Recent Water Damage Posts

Why You Should Hire a Professional to Find Your Leaks

11/6/2020 (Permalink)

Whenever you have a problem with your home, the first impulse is usually to tackle the problem yourself. Sometimes this can be the right choice, and the problem’s easy enough to solve on your own. Other times it’s much safer and smarter to call in the pros from the beginning.

Tracking down tricky leaks is one of those times. Sure, some leaks are easy to track down, but water has a way of traveling odd paths. So once finding a leak gets tough, then it’s time to call in some help. And here’s why:

They Know Where to Look

Water can travel strange paths before it finally comes out into your home, and you might be surprised how far it can come. That discolored spot on your basement ceiling could actually be caused by a leak in your roof or your wall on the opposite side of the house.

Professionals have tracked down hundreds, even thousands of leaks over the years. That experience gives them a wide variety of usual suspects to check, and a good number of unusual ones, too.

They Know What to Look For

That slight, turquoise line along your copper pipe? That’s where water has run along the outside and caused the copper to oxidize. It’s a sure sign that a leak is sending water traveling on the wrong side of the pipes.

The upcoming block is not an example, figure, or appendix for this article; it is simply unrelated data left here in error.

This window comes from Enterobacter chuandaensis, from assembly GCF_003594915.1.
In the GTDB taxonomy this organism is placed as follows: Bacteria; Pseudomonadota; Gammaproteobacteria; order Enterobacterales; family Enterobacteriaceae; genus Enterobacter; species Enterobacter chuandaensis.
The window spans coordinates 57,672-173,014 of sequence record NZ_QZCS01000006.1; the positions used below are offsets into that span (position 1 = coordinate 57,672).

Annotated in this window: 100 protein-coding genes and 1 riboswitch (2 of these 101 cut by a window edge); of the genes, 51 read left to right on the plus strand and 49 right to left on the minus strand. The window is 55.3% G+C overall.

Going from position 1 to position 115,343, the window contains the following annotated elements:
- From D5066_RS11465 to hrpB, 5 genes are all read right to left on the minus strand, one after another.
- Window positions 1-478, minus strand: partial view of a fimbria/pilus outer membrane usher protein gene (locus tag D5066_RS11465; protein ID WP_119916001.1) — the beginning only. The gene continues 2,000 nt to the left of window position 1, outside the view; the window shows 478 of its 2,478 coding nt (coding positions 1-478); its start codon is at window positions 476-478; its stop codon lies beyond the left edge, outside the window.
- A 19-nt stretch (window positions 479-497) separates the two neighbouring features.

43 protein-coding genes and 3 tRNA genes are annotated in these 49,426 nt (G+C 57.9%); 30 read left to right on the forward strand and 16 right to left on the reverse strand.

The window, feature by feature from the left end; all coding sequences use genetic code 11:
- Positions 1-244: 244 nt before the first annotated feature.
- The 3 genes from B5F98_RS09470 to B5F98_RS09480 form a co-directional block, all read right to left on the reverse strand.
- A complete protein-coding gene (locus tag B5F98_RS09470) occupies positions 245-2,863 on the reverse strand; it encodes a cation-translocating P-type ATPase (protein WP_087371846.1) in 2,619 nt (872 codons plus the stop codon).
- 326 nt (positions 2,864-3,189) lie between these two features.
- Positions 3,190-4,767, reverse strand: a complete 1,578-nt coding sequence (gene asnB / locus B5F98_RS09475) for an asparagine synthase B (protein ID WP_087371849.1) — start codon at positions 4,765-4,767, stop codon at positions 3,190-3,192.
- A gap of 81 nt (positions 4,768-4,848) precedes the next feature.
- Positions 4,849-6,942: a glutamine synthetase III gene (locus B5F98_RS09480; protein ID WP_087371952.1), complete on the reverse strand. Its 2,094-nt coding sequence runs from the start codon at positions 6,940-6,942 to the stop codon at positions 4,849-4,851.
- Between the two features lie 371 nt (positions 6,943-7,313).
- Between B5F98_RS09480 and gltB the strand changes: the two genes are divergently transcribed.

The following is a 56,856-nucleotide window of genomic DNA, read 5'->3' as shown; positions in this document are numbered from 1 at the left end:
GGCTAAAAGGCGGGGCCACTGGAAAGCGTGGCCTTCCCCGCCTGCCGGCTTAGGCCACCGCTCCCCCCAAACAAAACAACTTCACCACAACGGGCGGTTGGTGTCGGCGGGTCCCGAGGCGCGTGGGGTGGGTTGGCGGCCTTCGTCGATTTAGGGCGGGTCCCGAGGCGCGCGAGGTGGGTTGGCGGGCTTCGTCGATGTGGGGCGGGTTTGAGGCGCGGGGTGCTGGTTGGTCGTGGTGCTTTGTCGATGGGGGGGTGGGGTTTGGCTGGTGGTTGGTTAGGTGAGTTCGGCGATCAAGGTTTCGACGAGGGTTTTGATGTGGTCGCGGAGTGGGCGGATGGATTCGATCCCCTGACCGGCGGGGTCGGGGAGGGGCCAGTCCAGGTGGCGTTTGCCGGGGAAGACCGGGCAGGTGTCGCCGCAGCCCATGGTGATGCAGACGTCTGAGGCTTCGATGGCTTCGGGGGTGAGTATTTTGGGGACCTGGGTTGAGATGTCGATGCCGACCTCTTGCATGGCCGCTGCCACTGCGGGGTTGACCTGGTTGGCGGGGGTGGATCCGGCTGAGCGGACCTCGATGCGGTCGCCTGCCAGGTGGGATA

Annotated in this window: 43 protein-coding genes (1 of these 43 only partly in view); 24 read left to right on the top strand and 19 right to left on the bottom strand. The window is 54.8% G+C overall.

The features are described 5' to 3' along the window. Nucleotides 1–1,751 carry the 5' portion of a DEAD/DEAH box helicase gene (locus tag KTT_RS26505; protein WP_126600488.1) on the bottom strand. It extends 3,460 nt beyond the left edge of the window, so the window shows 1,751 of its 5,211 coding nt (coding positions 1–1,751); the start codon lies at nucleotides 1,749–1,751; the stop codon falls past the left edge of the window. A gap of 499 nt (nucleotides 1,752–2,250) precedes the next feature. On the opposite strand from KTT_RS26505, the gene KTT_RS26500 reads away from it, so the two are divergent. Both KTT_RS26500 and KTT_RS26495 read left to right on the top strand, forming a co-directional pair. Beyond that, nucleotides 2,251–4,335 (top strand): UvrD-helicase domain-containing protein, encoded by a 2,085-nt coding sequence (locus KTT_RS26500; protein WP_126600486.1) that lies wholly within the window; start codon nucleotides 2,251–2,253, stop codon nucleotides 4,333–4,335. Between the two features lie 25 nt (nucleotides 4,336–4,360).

Pros know these and dozens of other signs. What looks like a bit of dirt to you might indicate a serious leak in your roof, foundation, or wall. Or it might just be some dirt. A professional will be able to know the difference for certain.

They’ve Got the Right Equipment

Most of us can only use our eyes or sense of touch to lead us to water, but not the professionals. They have a wide variety of specialized equipment that can sense moisture and humidity through walls or probe underground for water deposits using ground-penetrating radar.

This equipment can be expensive to buy and tricky to use. They have years of experience using the equipment, and know-how to put it to good use.

They Know How to Fix It

Once a professional has found the leak, they’ll know the best way to fix the leak, and will usually be able to take care of the work themselves. The truth is, any professional who comes to repair the leak will have to track it down anyway, even if you have a good idea where the leak is.

By using a professional in the first place, you remove that step from the process, saving you money and getting the leak repaired sooner.

Broken Pipe Season

11/6/2020 (Permalink)

It comes as no surprise that when the temperatures drop, your home or business can experience problems that come with the cold.  In this blog we want to outline 6 tips you can do to help lower your chances of coming home to a disaster!

Tip 1: Keep the Heat On!